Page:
Federal Lawmakers to Consider (Longshot) Income Tax Repeal Bill
It’s tax season—that magical time of the year when we revisit our past year of income and find out whether we owe the government more money, or whether we overpaid and are owed a refund. Fun times. But if some members of the U.S. House of Representatives have their way, your income tax calculations will get way easier—because the income tax wouldn’t exist:
Republicans in the House of Representatives will vote on a bill that would abolish the Internal Revenue Service (IRS), eliminate the national income tax and replace it with a national consumption tax.
Fox News Digital has learned that the House will be voting on Georgia Republican Rep. Buddy Carter’s reintroduced Fair Tax Act that aims to reel in the IRS and remove the national income tax, as well as other taxes, and replace them with a single consumption tax.
The vote on the bill was made as part of the deal between House Speaker Kevin McCarthy, R-Calif., and members of the House Freedom Caucus and was pushed forward in his quest for the gavel last week.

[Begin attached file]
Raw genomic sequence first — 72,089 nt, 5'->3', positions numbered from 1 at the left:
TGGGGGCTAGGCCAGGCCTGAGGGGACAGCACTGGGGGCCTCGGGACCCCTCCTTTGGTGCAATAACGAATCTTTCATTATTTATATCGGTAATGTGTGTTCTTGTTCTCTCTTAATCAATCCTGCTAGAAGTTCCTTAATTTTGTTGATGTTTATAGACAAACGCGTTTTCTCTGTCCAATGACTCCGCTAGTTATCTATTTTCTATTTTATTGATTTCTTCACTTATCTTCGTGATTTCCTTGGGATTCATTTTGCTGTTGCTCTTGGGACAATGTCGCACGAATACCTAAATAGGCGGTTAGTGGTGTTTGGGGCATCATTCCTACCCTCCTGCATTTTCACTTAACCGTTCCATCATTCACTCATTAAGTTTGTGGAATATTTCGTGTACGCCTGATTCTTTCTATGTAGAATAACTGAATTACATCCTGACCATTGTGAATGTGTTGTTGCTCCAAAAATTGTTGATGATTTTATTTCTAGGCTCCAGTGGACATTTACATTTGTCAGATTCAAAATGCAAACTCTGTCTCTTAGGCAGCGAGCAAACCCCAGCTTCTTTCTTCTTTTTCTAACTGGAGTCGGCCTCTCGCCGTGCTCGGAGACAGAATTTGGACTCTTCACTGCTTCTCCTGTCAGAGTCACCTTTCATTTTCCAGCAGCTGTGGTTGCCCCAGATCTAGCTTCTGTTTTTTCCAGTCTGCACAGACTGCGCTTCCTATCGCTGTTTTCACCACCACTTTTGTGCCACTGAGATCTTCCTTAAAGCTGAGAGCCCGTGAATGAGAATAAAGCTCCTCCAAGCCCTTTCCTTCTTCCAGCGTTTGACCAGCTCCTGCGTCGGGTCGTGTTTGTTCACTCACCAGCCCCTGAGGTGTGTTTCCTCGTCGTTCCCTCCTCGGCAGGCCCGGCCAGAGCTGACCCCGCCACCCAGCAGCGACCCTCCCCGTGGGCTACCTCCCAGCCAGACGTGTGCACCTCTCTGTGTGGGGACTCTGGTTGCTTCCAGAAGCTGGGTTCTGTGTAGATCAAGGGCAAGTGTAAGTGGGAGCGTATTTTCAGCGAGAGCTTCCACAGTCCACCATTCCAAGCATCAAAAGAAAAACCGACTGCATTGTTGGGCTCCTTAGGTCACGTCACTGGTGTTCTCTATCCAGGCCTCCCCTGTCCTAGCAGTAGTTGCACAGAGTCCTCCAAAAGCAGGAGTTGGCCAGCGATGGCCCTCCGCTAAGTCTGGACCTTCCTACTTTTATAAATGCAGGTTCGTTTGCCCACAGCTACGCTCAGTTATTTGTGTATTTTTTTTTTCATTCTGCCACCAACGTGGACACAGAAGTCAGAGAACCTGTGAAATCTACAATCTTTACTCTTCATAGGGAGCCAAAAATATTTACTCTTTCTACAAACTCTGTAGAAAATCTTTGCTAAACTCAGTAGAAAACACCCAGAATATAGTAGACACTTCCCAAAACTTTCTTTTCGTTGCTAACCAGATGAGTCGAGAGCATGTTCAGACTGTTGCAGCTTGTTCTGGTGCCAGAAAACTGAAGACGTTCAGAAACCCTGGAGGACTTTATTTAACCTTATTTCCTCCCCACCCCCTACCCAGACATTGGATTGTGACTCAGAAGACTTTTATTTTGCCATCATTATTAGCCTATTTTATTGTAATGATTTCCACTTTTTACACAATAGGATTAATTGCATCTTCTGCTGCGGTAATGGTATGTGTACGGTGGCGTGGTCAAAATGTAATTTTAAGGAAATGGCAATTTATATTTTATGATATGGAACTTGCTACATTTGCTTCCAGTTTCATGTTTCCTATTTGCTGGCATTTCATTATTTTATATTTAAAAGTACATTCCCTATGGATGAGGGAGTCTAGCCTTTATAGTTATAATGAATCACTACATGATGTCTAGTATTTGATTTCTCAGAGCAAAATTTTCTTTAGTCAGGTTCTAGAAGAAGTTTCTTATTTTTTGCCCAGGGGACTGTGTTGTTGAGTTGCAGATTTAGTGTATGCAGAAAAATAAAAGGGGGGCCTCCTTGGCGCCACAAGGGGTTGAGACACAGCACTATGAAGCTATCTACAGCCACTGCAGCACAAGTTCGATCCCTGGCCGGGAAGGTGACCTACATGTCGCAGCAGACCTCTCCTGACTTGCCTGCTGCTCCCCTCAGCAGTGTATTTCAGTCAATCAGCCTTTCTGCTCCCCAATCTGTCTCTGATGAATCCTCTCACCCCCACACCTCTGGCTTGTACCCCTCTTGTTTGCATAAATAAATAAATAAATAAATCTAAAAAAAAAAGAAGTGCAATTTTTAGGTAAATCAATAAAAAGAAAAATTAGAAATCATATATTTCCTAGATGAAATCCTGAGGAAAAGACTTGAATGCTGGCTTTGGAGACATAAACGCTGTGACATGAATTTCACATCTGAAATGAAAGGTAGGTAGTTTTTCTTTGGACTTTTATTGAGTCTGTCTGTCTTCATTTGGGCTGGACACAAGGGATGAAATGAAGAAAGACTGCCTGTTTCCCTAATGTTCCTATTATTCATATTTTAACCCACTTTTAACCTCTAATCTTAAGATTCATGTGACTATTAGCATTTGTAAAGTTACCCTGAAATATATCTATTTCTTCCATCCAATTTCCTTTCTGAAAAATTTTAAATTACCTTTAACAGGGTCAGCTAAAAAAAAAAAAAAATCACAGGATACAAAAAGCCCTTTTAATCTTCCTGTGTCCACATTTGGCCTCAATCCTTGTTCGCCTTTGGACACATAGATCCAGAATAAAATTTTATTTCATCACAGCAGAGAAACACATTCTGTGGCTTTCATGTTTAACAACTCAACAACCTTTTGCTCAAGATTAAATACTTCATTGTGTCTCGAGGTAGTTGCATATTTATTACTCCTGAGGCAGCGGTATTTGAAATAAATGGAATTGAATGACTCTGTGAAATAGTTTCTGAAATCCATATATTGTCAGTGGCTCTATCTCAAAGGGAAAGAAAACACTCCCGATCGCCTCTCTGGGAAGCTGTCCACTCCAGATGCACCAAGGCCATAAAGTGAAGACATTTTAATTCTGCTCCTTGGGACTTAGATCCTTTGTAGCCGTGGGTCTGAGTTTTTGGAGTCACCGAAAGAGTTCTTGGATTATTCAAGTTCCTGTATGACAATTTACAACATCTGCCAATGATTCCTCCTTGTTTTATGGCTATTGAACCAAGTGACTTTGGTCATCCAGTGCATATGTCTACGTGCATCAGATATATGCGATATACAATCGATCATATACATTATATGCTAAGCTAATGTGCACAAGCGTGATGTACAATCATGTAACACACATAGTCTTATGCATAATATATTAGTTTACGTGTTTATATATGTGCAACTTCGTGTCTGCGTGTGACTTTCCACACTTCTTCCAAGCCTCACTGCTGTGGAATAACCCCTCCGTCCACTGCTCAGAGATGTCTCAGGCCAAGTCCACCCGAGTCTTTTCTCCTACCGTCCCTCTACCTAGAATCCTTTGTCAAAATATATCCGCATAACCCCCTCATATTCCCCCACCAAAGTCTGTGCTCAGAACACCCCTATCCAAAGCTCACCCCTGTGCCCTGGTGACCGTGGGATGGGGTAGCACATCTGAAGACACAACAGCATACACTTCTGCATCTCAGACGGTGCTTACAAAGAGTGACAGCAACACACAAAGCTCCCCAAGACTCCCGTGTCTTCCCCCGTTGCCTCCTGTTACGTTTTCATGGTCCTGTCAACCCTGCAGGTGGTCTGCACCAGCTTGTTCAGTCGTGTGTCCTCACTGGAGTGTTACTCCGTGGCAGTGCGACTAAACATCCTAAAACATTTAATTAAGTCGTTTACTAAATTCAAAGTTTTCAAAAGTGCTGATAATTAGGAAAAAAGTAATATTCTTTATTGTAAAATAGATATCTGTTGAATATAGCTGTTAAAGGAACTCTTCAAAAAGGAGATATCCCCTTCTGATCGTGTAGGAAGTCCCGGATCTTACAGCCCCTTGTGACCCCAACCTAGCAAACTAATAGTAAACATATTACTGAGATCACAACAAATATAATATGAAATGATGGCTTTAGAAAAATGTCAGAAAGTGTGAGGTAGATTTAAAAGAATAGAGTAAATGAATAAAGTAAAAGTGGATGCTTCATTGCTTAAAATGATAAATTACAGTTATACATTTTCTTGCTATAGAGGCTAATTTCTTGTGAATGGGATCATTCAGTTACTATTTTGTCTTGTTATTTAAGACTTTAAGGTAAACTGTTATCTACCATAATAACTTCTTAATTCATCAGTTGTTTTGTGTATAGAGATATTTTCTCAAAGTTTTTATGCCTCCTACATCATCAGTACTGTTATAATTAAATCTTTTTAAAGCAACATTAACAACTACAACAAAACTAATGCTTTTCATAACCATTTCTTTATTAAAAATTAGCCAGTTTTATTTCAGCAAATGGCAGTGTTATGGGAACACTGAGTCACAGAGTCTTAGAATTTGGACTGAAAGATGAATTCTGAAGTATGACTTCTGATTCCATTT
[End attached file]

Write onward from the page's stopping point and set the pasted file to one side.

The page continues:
Am I saying there’s a chance?! No, not really. The Senate and the president will almost certainly reject abolishing the income tax, and it’s not entirely clear that even the House has the votes to pass it through the chamber. Then there’s the sticky issue of repealing the 16th Amendment, which enabled the national income tax; if this law were to pass, you’d need to repeal the amendment so that we won’t someday end up with both a sales tax and a renewed income tax! Details, details.
But is a national move away from the income tax the right idea? Undoubtedly. Income taxes are destructive to growth at all levels of government, and as Institute analysts press for the elimination of Missouri’s income taxes, our federal counterparts should consider similar tax reductions and reform. Whether this latest effort is the best approach or even has a snowball’s chance of success remains to be seen, but I’m glad the conversation is at least being had. It’s overdue.